Magicians in Mysteries
Like mystery novelists, magicians deceive and surprise. When you read a mystery novel or attend a magic show, you’re signing up to be surprised.
Stage magicians have a long history in mystery fiction, especially locked-room “impossible crime” stories. They’re a natural for the genre because they’re masters of illusion. Of course, a magician’s deception is meant to entertain, not to conceal a crime. But these skills or deception overlap, making magicians the ultimate detectives.
Clayton Rawson, a mystery author who wrote during the Golden Age of detective fiction in the 1930s and ‘40s, created The Great Merlini, a magician character who solves impossible crimes in four novels and over a dozen short stories. John Dickson Carr, the master of locked-room mysteries, didn’t have a recurring magician character, but he featured them in many of his books. These days, several mystery authors write about magicians, from Daniel Stashower’s clever mystery series featuring Harry Houdini to practicing magician Andrew Mayne’s new series about magician-turned-FBI agent Jessica Blackwood.
Much like in a surprising stage show, I love that sense of wonder that comes with a seemingly-impossible feat that’s based in reality as opposed to a supernatural explanation.
I didn’t set out to write two mystery series involved stage magicians. But based on my love of fair play puzzle plot mysteries, those masters of illusion were a perfect fit. They demanded more space in my stories than I’d intended, and I started writing locked-room mystery short stories featuring The Hindi Houdini so he wouldn’t take over my Jaya Jones Treasure Hunt Mystery series where he’s the side-kick!
In my latest novel, Quicksand, not one but two of the main characters are magicians. Jaya Jones’ best friend Sanjay, aka The Hindi Houdini, and a 90-year-old retired stage magician both help her outsmart the villains that tricked her into help robbing the Louvre.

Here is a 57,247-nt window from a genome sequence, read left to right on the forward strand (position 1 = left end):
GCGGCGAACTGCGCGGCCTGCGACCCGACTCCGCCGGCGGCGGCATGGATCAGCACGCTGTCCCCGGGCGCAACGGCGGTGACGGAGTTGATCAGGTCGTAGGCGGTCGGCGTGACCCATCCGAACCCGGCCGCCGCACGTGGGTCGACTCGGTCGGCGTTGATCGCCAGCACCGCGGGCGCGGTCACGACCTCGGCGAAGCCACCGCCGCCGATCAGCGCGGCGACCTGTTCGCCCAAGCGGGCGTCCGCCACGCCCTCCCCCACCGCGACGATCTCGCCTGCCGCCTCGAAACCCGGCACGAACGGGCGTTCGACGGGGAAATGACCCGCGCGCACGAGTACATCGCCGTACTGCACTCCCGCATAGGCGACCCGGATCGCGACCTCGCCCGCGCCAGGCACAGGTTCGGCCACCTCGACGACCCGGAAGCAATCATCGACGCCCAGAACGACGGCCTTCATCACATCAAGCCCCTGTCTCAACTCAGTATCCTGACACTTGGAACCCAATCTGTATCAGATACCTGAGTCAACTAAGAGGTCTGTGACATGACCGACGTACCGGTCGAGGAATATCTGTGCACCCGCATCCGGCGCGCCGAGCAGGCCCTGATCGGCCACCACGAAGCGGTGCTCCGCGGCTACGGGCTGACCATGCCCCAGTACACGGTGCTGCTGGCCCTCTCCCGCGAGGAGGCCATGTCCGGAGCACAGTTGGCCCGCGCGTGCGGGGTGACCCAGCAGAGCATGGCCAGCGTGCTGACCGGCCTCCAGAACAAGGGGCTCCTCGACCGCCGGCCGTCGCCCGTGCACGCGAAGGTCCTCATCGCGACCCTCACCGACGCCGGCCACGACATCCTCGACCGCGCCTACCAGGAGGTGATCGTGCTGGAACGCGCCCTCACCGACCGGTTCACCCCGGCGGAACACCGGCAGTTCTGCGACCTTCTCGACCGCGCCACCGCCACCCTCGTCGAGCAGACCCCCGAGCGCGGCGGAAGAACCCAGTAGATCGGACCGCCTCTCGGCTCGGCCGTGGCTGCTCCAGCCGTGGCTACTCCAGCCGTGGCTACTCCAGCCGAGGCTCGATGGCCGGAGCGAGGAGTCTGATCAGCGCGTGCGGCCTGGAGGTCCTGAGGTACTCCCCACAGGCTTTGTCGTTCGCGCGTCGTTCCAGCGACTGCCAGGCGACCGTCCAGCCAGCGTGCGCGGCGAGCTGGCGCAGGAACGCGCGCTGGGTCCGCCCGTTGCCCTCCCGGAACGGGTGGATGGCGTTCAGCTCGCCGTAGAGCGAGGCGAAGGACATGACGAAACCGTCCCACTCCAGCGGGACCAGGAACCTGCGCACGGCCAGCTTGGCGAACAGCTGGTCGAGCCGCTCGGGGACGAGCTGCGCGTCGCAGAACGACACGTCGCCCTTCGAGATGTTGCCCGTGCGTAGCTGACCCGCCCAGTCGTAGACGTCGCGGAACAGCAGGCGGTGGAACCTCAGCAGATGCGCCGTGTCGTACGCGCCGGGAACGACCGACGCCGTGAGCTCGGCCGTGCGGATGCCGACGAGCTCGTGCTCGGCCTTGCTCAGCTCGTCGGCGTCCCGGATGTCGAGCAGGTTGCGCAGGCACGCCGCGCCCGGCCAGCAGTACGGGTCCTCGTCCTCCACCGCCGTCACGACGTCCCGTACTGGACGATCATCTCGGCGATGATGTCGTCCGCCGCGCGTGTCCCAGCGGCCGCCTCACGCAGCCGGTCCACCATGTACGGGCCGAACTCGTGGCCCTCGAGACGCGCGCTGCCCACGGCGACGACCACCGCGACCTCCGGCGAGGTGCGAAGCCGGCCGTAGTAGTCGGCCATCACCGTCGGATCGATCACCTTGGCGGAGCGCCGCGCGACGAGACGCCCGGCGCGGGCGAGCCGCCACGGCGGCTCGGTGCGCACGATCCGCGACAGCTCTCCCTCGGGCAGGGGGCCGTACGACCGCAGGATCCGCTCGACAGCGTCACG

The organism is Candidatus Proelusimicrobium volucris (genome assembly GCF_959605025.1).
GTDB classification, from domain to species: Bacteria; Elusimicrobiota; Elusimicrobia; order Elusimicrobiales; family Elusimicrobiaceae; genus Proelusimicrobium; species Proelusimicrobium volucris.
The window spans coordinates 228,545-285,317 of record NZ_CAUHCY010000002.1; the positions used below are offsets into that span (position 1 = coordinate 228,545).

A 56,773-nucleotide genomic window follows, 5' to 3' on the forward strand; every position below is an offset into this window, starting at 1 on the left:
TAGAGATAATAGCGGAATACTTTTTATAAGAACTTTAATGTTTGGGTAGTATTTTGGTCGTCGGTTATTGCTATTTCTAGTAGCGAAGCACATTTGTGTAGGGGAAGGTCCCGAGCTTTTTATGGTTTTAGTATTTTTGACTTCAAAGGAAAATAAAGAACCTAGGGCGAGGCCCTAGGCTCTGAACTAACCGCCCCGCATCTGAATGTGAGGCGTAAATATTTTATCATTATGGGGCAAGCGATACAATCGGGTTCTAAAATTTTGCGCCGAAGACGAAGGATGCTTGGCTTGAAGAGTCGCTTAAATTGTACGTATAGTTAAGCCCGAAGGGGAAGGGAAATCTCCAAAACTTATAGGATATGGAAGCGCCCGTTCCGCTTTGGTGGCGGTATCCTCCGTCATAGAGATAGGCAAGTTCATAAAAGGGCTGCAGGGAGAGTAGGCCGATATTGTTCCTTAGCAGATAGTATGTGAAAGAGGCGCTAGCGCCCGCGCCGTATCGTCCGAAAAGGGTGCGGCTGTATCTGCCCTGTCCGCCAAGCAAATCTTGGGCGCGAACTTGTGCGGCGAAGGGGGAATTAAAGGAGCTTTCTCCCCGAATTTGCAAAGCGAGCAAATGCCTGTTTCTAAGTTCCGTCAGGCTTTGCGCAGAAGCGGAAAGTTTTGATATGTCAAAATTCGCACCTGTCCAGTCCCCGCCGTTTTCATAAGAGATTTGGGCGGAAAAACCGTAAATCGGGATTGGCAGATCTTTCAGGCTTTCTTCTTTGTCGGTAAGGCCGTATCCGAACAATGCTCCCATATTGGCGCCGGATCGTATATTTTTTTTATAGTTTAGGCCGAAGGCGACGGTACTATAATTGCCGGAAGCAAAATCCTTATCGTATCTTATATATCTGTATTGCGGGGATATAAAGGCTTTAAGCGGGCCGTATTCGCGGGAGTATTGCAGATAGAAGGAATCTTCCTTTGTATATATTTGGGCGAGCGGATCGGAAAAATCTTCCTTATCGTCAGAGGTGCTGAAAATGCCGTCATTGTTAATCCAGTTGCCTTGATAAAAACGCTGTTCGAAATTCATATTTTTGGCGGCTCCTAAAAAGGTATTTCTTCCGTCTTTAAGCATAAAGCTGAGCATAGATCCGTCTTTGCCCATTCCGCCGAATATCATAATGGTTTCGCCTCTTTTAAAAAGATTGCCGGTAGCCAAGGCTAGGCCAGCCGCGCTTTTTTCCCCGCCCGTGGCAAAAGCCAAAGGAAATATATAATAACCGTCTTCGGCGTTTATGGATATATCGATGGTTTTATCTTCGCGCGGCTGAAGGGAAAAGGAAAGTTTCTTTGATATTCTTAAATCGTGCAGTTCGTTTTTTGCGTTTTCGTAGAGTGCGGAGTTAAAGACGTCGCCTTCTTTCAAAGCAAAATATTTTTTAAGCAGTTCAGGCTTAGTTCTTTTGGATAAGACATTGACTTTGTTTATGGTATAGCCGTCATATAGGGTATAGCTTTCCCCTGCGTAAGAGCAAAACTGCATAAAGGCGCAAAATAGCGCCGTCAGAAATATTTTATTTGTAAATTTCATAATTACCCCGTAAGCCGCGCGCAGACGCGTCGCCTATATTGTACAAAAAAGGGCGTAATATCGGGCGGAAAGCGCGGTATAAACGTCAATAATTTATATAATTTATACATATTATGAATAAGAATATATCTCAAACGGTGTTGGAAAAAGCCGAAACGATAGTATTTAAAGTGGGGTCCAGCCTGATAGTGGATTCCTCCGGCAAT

And in my new Accidental Alchemist mystery series, I followed in Daniel Stashower’s footsteps and selected a real-life magician as one of the characters in the series. Jean Eugène Robert-Houdin, known as the Father of Modern Magic, plays a key role in the backstory of The Accidental Alchemist, and I had so much fun creating the backstory that I wrote him into the second book in a much bigger way, including a whole section of the book set during his lifetime in the 1800s.
Surprise! I’m now a mystery author who writes about magicians. And I wouldn’t have it any other way.
Quicksand: A Jaya Jones Treasure Hunt Mystery
A thousand-year-old secret room. A sultan’s stolen treasure. A missing French priest. And an invitation to Paris to rekindle an old flame…
Historian Jaya Jones finds herself on the wrong side of the law during an art heist at the Louvre. To redeem herself, she follows clues from an illuminated manuscript that lead from the cobblestone streets of Paris to the quicksand-surrounded fortress of Mont Saint-Michel. With the help of enigmatic Lane Peters and a 90-year-old stage magician, Jaya delves into France’s colonial past in India to clear her name and catch a killer.
Gigi Pandian is the USA Today bestselling author of the Jaya Jones Treasure Hunt mystery series (Artifact, Pirate Vishnu, and Quicksand) and the new Accidental Alchemist mysteries (The Accidental Alchemist). Gigi’s debut mystery novel was awarded a Malice Domestic Grant and named a “Best of 2012” debut mystery by Suspense Magazine. The follow-up, Pirate Vishnu, was awarded the Rose Award (at Left Coast Crime just last week!), and her short fiction has been short-listed for Agatha and Macavity awards. Gigi spent her childhood being dragged around the world by her cultural anthropologist parents, and now lives in the San Francisco Bay Area.
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